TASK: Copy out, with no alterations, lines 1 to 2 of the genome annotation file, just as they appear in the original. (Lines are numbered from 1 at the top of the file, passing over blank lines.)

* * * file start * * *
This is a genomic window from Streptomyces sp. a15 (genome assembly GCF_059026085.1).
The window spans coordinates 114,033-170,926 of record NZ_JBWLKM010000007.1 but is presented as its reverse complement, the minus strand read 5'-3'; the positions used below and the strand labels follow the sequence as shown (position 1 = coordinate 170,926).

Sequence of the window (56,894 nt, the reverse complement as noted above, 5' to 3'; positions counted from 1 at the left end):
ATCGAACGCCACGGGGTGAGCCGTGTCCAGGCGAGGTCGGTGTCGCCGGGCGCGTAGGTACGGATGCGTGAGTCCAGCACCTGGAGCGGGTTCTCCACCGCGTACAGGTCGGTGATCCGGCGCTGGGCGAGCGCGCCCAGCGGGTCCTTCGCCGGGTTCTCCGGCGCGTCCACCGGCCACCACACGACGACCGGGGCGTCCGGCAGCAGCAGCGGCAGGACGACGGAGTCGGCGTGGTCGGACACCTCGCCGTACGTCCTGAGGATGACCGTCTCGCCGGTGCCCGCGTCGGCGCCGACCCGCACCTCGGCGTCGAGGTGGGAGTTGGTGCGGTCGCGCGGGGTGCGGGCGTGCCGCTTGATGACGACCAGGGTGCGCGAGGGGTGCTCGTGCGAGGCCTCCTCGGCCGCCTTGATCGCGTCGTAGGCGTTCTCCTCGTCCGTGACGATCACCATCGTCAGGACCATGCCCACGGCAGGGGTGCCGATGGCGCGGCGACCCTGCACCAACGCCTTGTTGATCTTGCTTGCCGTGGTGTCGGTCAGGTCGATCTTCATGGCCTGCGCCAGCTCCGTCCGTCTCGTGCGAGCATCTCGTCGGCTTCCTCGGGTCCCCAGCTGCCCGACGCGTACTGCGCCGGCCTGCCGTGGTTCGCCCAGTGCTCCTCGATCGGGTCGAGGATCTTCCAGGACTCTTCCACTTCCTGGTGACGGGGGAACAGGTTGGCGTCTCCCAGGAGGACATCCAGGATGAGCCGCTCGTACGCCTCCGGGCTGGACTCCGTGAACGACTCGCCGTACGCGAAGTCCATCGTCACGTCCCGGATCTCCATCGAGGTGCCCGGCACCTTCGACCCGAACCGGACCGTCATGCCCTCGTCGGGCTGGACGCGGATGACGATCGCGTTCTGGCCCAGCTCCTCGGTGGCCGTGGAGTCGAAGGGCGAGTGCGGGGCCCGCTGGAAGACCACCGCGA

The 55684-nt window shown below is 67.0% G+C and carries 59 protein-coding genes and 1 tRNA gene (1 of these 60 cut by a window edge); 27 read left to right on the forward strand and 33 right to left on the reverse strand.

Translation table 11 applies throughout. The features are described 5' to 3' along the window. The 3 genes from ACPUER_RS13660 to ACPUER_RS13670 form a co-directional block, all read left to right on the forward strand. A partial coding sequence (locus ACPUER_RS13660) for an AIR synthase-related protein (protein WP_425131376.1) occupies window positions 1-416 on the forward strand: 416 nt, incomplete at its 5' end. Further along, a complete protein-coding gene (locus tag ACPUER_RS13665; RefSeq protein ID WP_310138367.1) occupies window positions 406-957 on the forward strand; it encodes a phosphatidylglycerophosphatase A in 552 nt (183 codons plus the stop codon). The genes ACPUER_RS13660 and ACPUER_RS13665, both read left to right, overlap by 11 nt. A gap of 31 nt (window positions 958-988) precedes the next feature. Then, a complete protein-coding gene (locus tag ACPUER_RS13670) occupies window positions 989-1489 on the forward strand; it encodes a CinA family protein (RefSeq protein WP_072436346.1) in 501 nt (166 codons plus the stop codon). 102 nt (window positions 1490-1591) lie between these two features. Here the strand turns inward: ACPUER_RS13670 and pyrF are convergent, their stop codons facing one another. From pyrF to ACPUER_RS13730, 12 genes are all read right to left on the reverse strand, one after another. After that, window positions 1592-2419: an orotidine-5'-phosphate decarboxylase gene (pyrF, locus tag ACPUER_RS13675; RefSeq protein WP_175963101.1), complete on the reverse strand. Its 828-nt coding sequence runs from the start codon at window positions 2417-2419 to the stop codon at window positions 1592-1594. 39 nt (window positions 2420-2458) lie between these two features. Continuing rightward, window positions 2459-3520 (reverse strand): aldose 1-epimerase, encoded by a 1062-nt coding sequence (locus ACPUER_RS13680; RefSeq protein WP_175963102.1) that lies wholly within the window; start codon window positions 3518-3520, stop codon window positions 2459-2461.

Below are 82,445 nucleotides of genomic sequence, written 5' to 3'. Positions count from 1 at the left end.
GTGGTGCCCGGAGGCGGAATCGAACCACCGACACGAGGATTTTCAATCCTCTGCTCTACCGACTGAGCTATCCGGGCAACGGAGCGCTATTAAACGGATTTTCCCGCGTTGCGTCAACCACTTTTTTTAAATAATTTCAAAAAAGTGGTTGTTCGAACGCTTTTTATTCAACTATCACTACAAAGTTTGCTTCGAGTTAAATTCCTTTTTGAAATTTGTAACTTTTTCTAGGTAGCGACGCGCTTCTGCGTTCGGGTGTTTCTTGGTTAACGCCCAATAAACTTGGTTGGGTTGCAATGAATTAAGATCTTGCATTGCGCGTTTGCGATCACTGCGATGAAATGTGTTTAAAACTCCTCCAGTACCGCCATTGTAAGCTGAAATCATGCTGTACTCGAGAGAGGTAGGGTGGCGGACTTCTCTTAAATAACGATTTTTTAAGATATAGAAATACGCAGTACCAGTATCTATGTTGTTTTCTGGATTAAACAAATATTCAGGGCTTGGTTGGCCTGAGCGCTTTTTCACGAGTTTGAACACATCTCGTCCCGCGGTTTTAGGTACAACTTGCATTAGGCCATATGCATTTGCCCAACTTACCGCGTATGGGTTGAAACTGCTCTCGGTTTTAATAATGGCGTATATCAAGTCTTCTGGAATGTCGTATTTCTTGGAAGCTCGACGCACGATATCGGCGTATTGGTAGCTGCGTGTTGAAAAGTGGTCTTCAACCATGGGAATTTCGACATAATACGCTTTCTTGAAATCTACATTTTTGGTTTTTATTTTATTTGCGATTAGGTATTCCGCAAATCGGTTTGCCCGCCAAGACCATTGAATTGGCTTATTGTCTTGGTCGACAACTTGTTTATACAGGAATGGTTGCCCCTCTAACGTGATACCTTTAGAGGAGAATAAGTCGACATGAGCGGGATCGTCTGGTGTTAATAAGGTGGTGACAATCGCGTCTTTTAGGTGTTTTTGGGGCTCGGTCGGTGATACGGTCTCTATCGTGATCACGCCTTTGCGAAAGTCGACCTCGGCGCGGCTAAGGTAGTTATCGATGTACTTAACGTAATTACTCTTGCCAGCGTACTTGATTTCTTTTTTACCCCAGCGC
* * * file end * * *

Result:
This is a genomic window from Streptomyces sp. a15 (genome assembly GCF_059026085.1).
The window spans coordinates 114,033-170,926 of record NZ_JBWLKM010000007.1 but is presented as its reverse complement, the minus strand read 5'-3'; the positions used below and the strand labels follow the sequence as shown (position 1 = coordinate 170,926).